Senate rejects 'Guns in Schools" bill
The state Senate has defeated a bill that would have allowed school employees to carry a gun – if they work in schools 30 miles or more from law enforcement.
The bill would have set up a pilot program. The school’s administration and school board would have approval power, and the employee would have to undergo firearms training.
"The bill doesn't mandate anything," said Sen. Diane Larson (R-Bismarck). "It only allows a limited number of schools to choose ton participate in this two year pilot."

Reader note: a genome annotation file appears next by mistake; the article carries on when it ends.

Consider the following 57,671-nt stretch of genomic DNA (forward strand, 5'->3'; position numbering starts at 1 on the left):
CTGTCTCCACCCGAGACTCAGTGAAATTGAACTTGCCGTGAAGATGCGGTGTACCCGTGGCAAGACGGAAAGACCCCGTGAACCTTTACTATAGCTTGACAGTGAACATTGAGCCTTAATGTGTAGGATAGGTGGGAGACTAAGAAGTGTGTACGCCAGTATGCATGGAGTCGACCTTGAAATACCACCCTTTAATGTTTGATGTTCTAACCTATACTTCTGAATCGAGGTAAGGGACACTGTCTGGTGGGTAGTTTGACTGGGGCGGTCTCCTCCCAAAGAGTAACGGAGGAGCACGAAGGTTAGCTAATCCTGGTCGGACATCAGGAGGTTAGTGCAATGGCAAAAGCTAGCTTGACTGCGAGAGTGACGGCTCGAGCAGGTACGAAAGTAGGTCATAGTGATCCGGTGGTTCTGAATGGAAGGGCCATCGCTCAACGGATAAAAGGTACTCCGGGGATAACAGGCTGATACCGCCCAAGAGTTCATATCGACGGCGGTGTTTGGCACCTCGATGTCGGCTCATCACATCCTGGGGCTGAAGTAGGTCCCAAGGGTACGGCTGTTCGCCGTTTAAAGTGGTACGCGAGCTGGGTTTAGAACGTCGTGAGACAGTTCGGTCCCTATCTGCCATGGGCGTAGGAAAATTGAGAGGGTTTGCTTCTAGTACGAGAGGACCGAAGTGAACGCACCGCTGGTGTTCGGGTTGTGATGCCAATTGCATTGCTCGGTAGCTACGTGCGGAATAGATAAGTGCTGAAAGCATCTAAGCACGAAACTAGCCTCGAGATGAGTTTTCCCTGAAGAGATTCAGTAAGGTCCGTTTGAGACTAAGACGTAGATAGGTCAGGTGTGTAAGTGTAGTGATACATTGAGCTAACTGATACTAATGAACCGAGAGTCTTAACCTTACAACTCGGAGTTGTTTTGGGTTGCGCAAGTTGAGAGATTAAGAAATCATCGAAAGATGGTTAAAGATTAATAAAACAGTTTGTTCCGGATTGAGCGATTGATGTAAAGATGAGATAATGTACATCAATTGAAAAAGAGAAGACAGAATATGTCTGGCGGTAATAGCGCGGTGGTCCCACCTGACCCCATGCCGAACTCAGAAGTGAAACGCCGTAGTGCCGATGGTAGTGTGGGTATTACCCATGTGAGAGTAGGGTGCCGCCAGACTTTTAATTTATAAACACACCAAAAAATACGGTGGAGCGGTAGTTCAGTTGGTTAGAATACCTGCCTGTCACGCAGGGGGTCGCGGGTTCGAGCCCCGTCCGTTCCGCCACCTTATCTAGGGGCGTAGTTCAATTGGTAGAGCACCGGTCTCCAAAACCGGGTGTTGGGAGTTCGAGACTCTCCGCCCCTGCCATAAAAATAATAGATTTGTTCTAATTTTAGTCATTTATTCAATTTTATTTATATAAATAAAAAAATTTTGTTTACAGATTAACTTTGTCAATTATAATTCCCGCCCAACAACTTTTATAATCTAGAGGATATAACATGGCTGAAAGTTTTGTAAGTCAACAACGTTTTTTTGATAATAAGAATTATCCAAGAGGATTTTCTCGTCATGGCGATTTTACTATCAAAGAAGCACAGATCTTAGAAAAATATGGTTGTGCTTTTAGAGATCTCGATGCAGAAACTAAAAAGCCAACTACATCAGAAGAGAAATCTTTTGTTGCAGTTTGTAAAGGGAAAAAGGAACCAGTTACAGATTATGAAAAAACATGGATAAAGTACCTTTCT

"Having school districts where there are armed resource officers, or where city police are only a couple of minutes away, we wouldn't have guns in those schools," said Sen. Jordan Kannianen (R-Stanley). "Again, this is for those handful of schools that are far away from any law enforcement."
Opponents said the schools -- and the parents -- don't want this bill.
"Like you, I've received countless e-mails," said Sen. Larry Robinson (D-Valley City). "They go like -- what are you thinking? Not in my school. You've got to be kidding. Don't vote for this bill."
"All of the data doesn't support this notion that if you just put a gun in a building, the inhabitants of that building are somehow safer," said Sen. David Hogue (R-Minot).
18 Senators voted “yes” on the bill – 27 voted “no.”